Storing stem cells and proper nutrition ‘secure your baby’s health’
Deciding to bank your child's stem cells is a personal decision just like any other decision you make on their behalf
If you're expecting a baby, then you’re probably going to be spending hours searching for the best pediatrician to take care of your child. After that, you’ll probably do an in-depth research about the right nutrition for your child’s first 12 months of life all before your baby is even born. Along with the many other ways you can hope to make life safer for your child, you probably would be thinking about the option of storing you baby’s stem cells.
Deciding to bank your child's stem cells is a personal decision just like any other decision you make on their behalf. Some people feel that the potential benefits are too few to justify the money spent. Others believe that it's a worthwhile investment. To make a rational decision, the key is in understanding the details.
Stem cells have been heavily researched during the past 10 years and there is no question they can work. Often called the building blocks of our body, they have the remarkable capability to transform into just about any human cell such as brain, heart or blood cells and could someday be used for treatment if your child ever becomes ill with certain diseases. They have also been found to be useful when treating a sick sibling or relative.
Where are stem cells found?
One of the richest sources of stem cells is in the cord blood, which is found in the umbilical cord – the birth cord that connects the baby to their mother. With today’s scientific advances, any parent can now bank their newborn’s cord blood stem cells at the time of birth. Phoenix Health Care Services is the certified agent of Biovault Technical in the Middle East, a UK-based human tissue storage facility and can help you store your baby’s stem cells long after they are born.
The company provides your doctor with a kit for stem cell extraction and then transfers under sterile conditions to the storage canisters. Stem cells are stored under highly-monitored conditions that ensure they stay viable for at least 30 years. Once needed, the stem cells can be transported to your doctor anywhere in the world.
Why store stem cells?
The benefits of investing in your baby’s stem cells are many. They can be used to address arthritis and joint injuries, heart problems, and neurological disorders, with promising research and trials for Alzheimer’s, Parkinson’s, and type 1 diabetes. The American Medical Association (AMA) reported that there are “life-saving treatments for patients with leukemia, lymphoma, other blood disorders, and some solid tumors.” As a result, stem cell banking might be wise in certain cases. For instance, if someone in your family has one of the diseases that can be treated with stem cell therapy such as leukemia, banking would be a smart choice.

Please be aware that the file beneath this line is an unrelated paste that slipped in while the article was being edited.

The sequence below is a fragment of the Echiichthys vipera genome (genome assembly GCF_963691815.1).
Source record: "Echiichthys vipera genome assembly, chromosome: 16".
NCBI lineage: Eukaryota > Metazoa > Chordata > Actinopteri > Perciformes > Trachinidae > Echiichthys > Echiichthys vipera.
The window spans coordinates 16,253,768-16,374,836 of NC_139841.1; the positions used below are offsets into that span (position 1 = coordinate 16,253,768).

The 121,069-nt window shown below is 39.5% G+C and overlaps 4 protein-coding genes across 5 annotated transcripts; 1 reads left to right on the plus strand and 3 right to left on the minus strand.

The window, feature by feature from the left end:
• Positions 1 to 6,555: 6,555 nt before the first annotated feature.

Stem cells may be the booster, but nutrition is the sustainer
Although stem cell therapy is being viewed as the futuristic treatment to save us from disease, that doesn’t mean nutrition should take a back seat. In fact, good nutrition is behind stem cell integrity. The leading causes of death are caused by non-communicable diseases (NCDs) or diseases of long duration which are closely linked to poor diets. These NCDs include primarily heart disease, cancer, chronic respiratory disease and diabetes. Because the repercussions of an unhealthy diet are slow to happen many people do not realize that most disease can be overcome with proper nutrition. Although stem cell therapy can be of benefit to disease, unless there is a change of lifestyle to the better, it may not be sustainable.
Take for example a person who develops heart disease, which have likely been prevented early on by proper nutrition. This person goes for stem cell therapy and gets better, but if he does not begin to change his eating habits and lifestyle over the coming years, then he may again be prone to heart disease. So unless there is a change of lifestyle to the better, the results of stem cell therapy may not be sustainable.
Guidelines for proper nutrition
To reduce your risk of contracting diseases, healthy nutrition should start early in life. It begins with breastfeeding your baby which fosters healthy growth and reduces the likelihood that your baby becomes an overweight or obese adult. A balance in calories in versus calories out is important to maintain a healthy weight and reduce body fat. Sitting with a dietitian will help you determine the calories you need to cover the calories you are using up on a day to day basis.
Where these calories are coming from are equally important. Your fat calories should not exceed 30% of your total calorie intake. Remember to limit saturated fat such as that found in butter, whole milk, cheese, coconut oil, and fatty meat. Your diet should also be free from the worst type of fat known as trans-fat which can be found in commercially baked goods, chips, microwave popcorn, deep fried food, frozen pizza or cookie doughs, coffee creamers and stick margarines.
Finally, be wary of the “white poisons” – limit added sugar to 6 teaspoons for women and 9 teaspoons for men, and limit salt intake to less than 1 teaspoon per day.